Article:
Monday, 17 March 2014

The Dress: the decline of the bridal boutique

In my home town of Sheffield bridal boutiques seem to be closing all over the place. My absolute favourite boutique, The White Room, thankfully isn't one of them. Chloe, who owns the White Room wrote a really honest post on her blog about the business and her feelings about these closures.

I'm a big advocate of supporting local independent businesses and British designers and quite often this can be at odds with my commitment to affordability and my general desire to be a bargain hunter.
The boutiques in Sheffield that have closed recently are some of the big hitters, they have been around for years and everyone I know in the city that has married recently has visited them for an appointment.


And there (I think) lies the problem many people visit boutiques with no intention of buying. I have recommended to people that they try on dresses before heading to a sample sale or specific sale shop or bridal warehouse, but what this really means is that you are taking the time and focus of a business with no intention of investment. Some boutiques (the best ones anyway) provide impeccable customer service and I think it's only right to pay for that, especially if you don't intend to buy the products on offer. I also think it's equally important that if you are going to spend a large amount of money on a dress that you should have the opportunity to try some on and to know what suits you.


Buying your wedding dress can be really quite stressful, and it really shouldn't be! There are a lot of pressures and fear based sales techniques that are often employed by some businesses, particularly those discount sale warehouse type shops. When I was looking for a dress for my wedding I went down to London for the day and wanted to visit one of these large sale shops but was hugely put off by the woman on the phone when I called up to book an appointment. She was very abrupt to the point of being rude and flat out asked me what my budget was, she then told me that I only had an hour in store and that I had to be ready to buy there and then i.e.it is not acceptable for you to leave the shop empty handed! Strangely I decided not to visit that particular shop.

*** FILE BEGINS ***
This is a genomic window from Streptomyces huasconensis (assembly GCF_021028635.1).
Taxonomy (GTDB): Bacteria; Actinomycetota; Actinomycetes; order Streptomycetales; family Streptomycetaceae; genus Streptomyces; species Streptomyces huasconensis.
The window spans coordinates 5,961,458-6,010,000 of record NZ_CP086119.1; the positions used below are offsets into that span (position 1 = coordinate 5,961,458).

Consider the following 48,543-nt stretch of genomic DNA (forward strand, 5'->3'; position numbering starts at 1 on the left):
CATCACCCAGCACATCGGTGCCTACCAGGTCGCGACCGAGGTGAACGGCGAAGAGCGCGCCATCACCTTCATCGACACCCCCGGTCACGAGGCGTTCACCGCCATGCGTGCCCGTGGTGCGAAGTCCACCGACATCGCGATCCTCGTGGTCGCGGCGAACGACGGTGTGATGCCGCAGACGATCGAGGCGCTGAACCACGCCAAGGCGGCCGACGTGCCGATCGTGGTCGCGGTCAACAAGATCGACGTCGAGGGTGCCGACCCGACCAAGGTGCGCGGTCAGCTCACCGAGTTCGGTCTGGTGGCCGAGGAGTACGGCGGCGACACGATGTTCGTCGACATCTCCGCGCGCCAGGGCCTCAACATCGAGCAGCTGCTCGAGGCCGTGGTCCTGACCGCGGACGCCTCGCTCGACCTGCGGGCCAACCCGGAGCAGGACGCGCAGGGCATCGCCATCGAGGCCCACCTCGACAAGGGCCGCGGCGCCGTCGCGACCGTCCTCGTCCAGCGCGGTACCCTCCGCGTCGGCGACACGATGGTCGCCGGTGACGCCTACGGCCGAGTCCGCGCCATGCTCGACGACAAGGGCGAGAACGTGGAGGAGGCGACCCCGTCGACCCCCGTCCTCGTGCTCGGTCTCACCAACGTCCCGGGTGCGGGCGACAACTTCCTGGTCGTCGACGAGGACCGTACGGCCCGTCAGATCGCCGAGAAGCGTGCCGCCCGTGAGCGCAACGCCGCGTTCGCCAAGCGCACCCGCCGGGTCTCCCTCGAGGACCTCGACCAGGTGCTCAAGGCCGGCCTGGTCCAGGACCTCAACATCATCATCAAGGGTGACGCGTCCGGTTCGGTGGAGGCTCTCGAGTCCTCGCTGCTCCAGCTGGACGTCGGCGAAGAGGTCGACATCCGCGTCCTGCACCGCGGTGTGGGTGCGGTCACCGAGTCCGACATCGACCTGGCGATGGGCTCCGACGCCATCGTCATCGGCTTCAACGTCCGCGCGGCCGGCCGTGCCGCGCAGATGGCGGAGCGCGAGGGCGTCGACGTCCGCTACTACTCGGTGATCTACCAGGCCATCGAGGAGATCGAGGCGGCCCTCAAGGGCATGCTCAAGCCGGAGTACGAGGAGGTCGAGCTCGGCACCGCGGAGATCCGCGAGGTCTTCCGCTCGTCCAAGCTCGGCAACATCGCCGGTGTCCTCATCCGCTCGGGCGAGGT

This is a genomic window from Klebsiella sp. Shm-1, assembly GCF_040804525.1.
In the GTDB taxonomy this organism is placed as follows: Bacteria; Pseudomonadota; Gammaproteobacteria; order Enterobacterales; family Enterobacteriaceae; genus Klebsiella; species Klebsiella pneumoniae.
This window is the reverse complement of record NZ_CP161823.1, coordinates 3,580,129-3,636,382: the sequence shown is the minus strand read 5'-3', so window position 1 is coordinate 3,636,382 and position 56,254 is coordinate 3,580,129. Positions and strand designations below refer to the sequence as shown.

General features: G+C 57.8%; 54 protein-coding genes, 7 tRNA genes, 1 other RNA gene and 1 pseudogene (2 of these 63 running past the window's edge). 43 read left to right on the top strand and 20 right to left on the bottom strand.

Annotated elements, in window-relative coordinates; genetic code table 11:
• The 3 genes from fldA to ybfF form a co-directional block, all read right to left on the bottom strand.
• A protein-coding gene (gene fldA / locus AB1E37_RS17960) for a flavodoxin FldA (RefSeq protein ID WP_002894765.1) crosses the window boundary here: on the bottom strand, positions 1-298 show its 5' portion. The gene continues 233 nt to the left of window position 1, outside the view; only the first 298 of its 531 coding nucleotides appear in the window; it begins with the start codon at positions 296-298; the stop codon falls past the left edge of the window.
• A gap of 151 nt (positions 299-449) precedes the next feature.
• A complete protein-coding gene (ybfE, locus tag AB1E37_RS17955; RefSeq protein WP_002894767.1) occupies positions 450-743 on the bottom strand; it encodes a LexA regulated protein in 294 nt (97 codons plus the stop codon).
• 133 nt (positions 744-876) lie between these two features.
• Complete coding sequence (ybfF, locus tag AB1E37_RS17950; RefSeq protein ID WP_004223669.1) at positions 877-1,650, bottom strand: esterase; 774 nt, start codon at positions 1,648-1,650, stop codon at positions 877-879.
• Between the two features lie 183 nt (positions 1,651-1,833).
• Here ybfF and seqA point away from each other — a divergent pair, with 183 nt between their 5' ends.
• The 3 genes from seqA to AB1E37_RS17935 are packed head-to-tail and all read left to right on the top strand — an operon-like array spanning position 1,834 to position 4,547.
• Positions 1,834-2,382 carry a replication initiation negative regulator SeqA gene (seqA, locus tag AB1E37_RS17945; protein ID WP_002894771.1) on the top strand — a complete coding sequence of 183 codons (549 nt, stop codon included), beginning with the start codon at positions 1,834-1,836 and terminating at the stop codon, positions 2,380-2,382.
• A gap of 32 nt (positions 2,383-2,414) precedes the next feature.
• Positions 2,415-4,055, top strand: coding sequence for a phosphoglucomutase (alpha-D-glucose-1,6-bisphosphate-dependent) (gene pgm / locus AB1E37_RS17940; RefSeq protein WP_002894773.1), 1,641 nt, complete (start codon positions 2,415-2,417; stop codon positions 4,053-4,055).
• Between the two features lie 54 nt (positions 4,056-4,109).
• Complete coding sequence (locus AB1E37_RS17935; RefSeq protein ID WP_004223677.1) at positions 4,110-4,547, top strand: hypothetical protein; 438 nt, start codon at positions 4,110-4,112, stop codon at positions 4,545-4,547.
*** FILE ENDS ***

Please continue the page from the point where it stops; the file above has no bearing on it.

I wonder if one answer to this would be for boutiques to offer a paid for 'trying on service' to help brides to see what suits them and to give them that experience that so many crave when planning their wedding.


I'm a big fan of buying 2nd hand and vintage but I know that for a lot of women they want to have something that is made just for them on such an occasion. One thing I'm certain on though is that we need to support our local independent businesses or our high streets and boutique lined avenues will disappear into a mass of pound shops, supermarkets, big chain coffee vendors and gambling establishments...

So my advice would be this:
  • Look for new local designers
  • Check out non bridal collections, there are some beautiful prom dresses and bridesmaid dresses out there that are more than fit for a bride
  • Visit sample sales in your local boutiques
  • Don't be afraid to haggle, many boutiques will have the discretion to offer a discount or throw in a veil or accessory
  • Don't pay over the odds for alterations, your local dressmaking shop will be able to alter your dress for much less than a bridal shop
  • Finally (and rather sadly) you can pick up a proper bargain at a closing down sale
{images: Diamonds & Doodles | Sheffield wedding photographer}

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